Edit your automated deployment process in the Octopus Web UI or source code repository.

Octopus Deploy Config as Code: early access preview

Rob Pearson

Our Configuration as Code early access preview (EAP) is now available.

Configuration as Code (Config as Code) in Octopus delivers the full power of Git with the usability of Octopus. We built a robust Git-persistent layer alongside the existing database implementation. This means you can see your deployment process in your Git repo next to your application code and evolve them together.

Octopus Configuration as Code - Early Access Preview

Our Config as Code solution allows you to:

  • Support multiple versions of your deployment process with branches
  • Merge changes to your deployment process with pull requests
  • See a history of changes to your deployment process, including who performed changes and when
  • Revert back to a previous version of your deployment process

Importantly, the Octopus UI still works, so you don’t need to learn a whole new language to edit your process. However, you can still edit your configuration with your favorite text editor if you prefer.

In this post, I introduce our Config as Code solution and explain how to get started.

Config as Code in Octopus is an early access preview so there might be some rough edges. We recommend creating new projects or cloning existing ones to try it out, rather than testing in production.

As we're still developing this feature, we appreciate any feedback you'd like to share. We also recommend joining the discussion in our Community Slack in the #config-as-code channel.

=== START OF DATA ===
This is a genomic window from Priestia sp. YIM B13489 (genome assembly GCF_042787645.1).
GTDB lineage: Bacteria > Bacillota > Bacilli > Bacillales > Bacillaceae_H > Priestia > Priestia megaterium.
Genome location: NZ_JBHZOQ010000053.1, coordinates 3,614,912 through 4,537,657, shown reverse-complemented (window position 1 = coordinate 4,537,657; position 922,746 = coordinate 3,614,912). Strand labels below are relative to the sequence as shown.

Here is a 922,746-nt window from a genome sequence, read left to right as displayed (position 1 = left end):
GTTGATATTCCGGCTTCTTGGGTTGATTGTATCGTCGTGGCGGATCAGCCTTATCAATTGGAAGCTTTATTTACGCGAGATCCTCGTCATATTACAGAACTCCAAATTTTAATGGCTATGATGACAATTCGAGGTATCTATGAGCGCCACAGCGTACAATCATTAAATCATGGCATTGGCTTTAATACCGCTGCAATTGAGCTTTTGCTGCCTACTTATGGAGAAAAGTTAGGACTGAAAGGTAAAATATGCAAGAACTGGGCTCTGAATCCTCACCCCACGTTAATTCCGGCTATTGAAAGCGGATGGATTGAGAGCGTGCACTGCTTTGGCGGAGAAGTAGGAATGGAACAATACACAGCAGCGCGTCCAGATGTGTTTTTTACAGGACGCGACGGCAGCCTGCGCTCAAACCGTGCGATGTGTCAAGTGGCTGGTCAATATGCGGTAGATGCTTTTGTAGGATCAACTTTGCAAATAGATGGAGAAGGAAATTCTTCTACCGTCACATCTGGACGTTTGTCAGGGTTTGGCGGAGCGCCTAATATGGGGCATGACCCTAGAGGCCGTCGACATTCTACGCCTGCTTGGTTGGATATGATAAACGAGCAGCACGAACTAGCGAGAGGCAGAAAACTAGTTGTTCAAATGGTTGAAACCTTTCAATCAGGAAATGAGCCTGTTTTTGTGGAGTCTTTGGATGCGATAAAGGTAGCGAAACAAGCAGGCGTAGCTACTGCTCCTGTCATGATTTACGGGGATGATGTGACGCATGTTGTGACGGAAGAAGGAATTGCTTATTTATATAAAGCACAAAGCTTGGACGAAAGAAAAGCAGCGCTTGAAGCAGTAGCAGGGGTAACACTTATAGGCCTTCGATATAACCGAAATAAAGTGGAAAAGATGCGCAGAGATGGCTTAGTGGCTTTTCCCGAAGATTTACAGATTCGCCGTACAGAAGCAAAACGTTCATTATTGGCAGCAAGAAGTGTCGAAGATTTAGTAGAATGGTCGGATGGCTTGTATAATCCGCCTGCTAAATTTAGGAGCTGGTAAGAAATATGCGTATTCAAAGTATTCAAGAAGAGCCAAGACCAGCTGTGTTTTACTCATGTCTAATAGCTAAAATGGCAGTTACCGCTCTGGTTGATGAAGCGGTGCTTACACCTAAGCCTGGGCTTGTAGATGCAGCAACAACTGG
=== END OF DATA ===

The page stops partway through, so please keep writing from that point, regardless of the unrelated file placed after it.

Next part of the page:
Why Configuration as Code?

Many modern IT and DevOps systems offer an "as code" implementation. Common examples are Infrastructure as Code (IaC) solutions like HashiCorp's Terraform and Pulumi through to CI servers like Jenkins and TeamCity, that allow you to specify your build configuration as code.

These solutions store plain text code/configuration details in a source code repository. This allows you to evolve your system configuration and enjoy the benefits of Git, including branching and history.

Config As Code has been one of the top requests from our customers on the Octopus UserVoice site, and at conferences and events.

We used your feedback to guide the build of our Config as Code solution.

Octopus Config as Code - the best of both worlds

When Config as Code is enabled for a project, you can continue to use the Octopus UI as you always have, or you can edit the text files in your favorite editor. You can work wherever you're the most productive.

Our configuration file format is Octopus Configuration Language (OCL), based on HashiCorp's HCL. We wanted our configuration files to be human readable and to support complex documents like deployment and runbook processes. We like HCL and feel it's the right tool for the job, but we've written our own parser/serializer. This means we're not obligated to follow any direction HashiCorp takes HCL, and there's nothing preventing us from making changes.

See Michael Richardson's post about shaping Config as Code to learn more about the factors that shaped our Config as Code solution.

All the power of Git

Branches are Git's superpower, and we wanted to expose that power. You can switch branches (and soon create them) in the Octopus UI, allowing you to make changes to your deployment process on a branch. This effectively allows for a draft mode, as you can then create a release from your branch and test your changes. When combined with features from your Git provider, like pull requests, protected branches, and code-owners, this enables a whole new set of workflows.

Commit messages can be added when saving changes to your deployment processes. You can also commit changes without a message (this is the default), which is convenient when iterating to get a tricky deployment process working.

The Octopus UI still works